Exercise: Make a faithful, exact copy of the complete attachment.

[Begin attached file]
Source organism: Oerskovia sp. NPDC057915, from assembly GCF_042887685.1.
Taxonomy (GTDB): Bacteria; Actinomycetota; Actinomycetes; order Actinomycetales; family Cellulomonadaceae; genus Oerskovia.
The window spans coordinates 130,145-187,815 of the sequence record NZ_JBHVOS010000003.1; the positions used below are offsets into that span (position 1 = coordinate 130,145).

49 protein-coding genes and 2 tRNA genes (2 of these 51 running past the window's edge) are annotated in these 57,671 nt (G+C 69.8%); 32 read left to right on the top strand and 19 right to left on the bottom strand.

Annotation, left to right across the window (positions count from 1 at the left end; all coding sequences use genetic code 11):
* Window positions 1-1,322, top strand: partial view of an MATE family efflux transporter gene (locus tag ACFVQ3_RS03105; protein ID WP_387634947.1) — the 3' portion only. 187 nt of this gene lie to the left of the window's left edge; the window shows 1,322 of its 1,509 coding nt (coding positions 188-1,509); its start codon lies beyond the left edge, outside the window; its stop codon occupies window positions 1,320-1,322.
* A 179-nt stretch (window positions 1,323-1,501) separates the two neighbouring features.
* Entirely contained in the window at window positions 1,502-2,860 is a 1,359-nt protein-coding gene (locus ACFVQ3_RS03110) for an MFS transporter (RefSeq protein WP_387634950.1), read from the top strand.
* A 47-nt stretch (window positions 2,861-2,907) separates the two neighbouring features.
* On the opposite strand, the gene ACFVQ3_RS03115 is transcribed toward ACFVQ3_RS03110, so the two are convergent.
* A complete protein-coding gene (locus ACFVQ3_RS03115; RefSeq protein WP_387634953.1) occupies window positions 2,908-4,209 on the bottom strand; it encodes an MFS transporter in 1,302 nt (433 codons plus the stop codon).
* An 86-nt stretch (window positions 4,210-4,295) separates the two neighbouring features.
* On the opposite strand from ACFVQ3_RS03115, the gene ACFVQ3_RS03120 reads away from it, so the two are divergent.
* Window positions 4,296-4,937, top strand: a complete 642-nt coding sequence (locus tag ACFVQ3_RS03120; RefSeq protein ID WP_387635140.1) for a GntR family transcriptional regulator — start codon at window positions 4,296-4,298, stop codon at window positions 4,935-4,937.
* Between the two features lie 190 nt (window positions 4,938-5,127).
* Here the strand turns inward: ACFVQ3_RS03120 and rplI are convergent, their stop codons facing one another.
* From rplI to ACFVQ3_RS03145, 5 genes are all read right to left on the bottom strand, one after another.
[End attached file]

Source organism: Oerskovia sp. NPDC057915, from assembly GCF_042887685.1.
Taxonomy (GTDB): Bacteria; Actinomycetota; Actinomycetes; order Actinomycetales; family Cellulomonadaceae; genus Oerskovia.
The window spans coordinates 130,145-187,815 of the sequence record NZ_JBHVOS010000003.1; the positions used below are offsets into that span (position 1 = coordinate 130,145).

49 protein-coding genes and 2 tRNA genes (2 of these 51 running past the window's edge) are annotated in these 57,671 nt (G+C 69.8%); 32 read left to right on the top strand and 19 right to left on the bottom strand.

Annotation, left to right across the window (positions count from 1 at the left end; all coding sequences use genetic code 11):
* Window positions 1-1,322, top strand: partial view of an MATE family efflux transporter gene (locus tag ACFVQ3_RS03105; protein ID WP_387634947.1) — the 3' portion only. 187 nt of this gene lie to the left of the window's left edge; the window shows 1,322 of its 1,509 coding nt (coding positions 188-1,509); its start codon lies beyond the left edge, outside the window; its stop codon occupies window positions 1,320-1,322.
* A 179-nt stretch (window positions 1,323-1,501) separates the two neighbouring features.
* Entirely contained in the window at window positions 1,502-2,860 is a 1,359-nt protein-coding gene (locus ACFVQ3_RS03110) for an MFS transporter (RefSeq protein WP_387634950.1), read from the top strand.
* A 47-nt stretch (window positions 2,861-2,907) separates the two neighbouring features.
* On the opposite strand, the gene ACFVQ3_RS03115 is transcribed toward ACFVQ3_RS03110, so the two are convergent.
* A complete protein-coding gene (locus ACFVQ3_RS03115; RefSeq protein WP_387634953.1) occupies window positions 2,908-4,209 on the bottom strand; it encodes an MFS transporter in 1,302 nt (433 codons plus the stop codon).
* An 86-nt stretch (window positions 4,210-4,295) separates the two neighbouring features.
* On the opposite strand from ACFVQ3_RS03115, the gene ACFVQ3_RS03120 reads away from it, so the two are divergent.
* Window positions 4,296-4,937, top strand: a complete 642-nt coding sequence (locus tag ACFVQ3_RS03120; RefSeq protein ID WP_387635140.1) for a GntR family transcriptional regulator — start codon at window positions 4,296-4,298, stop codon at window positions 4,935-4,937.
* Between the two features lie 190 nt (window positions 4,938-5,127).
* Here the strand turns inward: ACFVQ3_RS03120 and rplI are convergent, their stop codons facing one another.
* From rplI to ACFVQ3_RS03145, 5 genes are all read right to left on the bottom strand, one after another.